By Amanda Page-Hoongrajok
On April 11th, 2019, 31,000 workers at Stop & Shop, a regional grocery store chain with more than 240 locations spread across Connecticut, Massachusetts, and Rhode Island, went on strike. The striking workers were protesting Stop & Shop’s relentless attempts to cut their retirement benefits, increase the cost of healthcare, and decrease overtime pay. Store closings and community support for the workers pressured Stop & Shop to establish a tentative agreement with the union representing the workers, United Food and Commercial Workers (UFCW), which ended the strike on Sunday, April 21st.
The main areas of dispute that triggered the strike were cuts to overtime pay and healthcare costs. During contract negotiations, Stop & Shop wanted to increase employee-paid healthcare premiums, reduce retirement benefits for part-time and newly hired workers, and eliminate overtime pay on Sundays and holidays for new part-time workers (Johnston, 2019b). According to the New York Times, the increase in healthcare costs alone would set full-time workers back $300 a year and part-time workers $200 a year. Lisa Juliano, a striking worker that was interviewed by the Times said, “The extra Sunday pay makes up what I live on day to day. If not for the extra I get on Sundays, I wouldn’t have gas to come to work for the rest of the week.”
Stop & Shop sought these cuts despite healthy levels of revenue and profit. According to a petition sponsored by Jobs with Justice, Stop & Shop hauled in $1.45 billion worth of revenue in the first three quarters of 2018. This represents a 19% increase in revenue from the first three quarters of 2017. Jacobin further reported that Alhold Delhaize, the parent company of Stop & Shop, reported more than $2 billion in profit for 2018 and engaged in $880 million worth of stock buybacks, which effectively enrich the owners of the company’s stock.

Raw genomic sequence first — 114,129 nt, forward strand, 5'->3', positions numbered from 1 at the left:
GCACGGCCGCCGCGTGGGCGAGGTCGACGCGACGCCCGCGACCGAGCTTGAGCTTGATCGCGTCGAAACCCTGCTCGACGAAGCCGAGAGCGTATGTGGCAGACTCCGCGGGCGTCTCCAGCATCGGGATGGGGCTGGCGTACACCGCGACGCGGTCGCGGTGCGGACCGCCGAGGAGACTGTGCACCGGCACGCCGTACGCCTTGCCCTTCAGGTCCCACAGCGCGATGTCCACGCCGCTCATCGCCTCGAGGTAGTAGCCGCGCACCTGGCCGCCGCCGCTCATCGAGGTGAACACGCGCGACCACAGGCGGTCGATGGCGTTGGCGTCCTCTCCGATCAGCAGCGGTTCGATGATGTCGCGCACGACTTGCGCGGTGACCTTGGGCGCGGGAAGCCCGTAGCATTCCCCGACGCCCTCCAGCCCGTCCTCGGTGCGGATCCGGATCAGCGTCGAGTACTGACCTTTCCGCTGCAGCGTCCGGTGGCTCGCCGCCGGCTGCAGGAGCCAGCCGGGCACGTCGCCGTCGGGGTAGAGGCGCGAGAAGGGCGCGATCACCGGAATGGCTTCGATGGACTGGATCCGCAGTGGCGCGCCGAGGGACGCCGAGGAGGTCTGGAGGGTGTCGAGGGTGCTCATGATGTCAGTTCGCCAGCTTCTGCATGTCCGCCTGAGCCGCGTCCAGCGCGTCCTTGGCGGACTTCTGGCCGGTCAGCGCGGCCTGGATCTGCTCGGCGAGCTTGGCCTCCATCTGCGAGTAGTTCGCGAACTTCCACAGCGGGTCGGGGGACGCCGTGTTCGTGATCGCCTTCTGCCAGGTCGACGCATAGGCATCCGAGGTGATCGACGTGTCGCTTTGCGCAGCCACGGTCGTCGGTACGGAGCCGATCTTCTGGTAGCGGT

Once the strike began, the effects were immediate. The Boston Globe reported that dozens of stores were closed due to the strike, and the stores that remained open experienced limited hours and service:
“The Stop & Shop on Newport Avenue in Quincy was eerily quiet Tuesday morning, the hum of refrigeration and chattering of product ads over the intercom among the only signs of life in the largely empty store. The deli and meat departments were dark, their counters mostly bare, and the produce display for bananas was barren.”
The Boston Globe further reported that within the first few days of the strike, visits to Stop & Shop declined by 75%. Stop & Shop competitors like Market Basket and Trader Joe’s, on the other hand, saw a spike in visits to their stores.
The clear costs of the strike prompted Stop & Shop to concede the majority of their desired cuts. The tentative agreement that was reached protects employee overtime pay and does not increase healthcare costs. According to a direct statement from the UFCW, “The agreement preserves health-care and retirement benefits, provides wage increases, and maintains time and a half pay on Sunday for current members.” The members will vote to accept or reject the new contract but have returned to work at stores.
In a time of historically low union membership, this strike contributes to the displays of worker power in recent years. In 2016, Verizon workers stepped out of their stores and onto the picket line to protest job security and flexibility. In 2018, public teachers across the U.S. protested poor working conditions and low pay. The Stop & Shop strike, which represents the largest private sector strike since Verizon, is just one more addition to this ongoing movement. This, once again, has proved, “the people, united, will never be defeated.”
Amanda Page-Hoongrajok is a graduate student in economics at the University of Massachusetts-Amherst.
Sources: Liza Featherstone, “Stop Shopping at Stop & Shop,” Jacobin; Sandra Garcia, “Stop & Shop Workers Are on Strike at Over 240 Stores in New England,” The New York Times; Jake Johnson, “‘When Workers Fight, Workers Win’: Union Declares Victory as Stop & Shop Strike Ends With Deal to Raise Wages,” Common Dreams; Katie Johnston, “Visits by loyal Stop & Shop customers decline 75 percent during strike,” The Boston Globe; Katie Johnston, “As strike goes on, effect on Stop & Shop is increasing.” The Boston Globe; Massachusetts Jobs with Justice, “We Stand with Stop & Shop Workers!,” The Action Network; United Food and Commercial Workers, “UFCW Announces Tentative Agreement for Stop & Shop Workers.”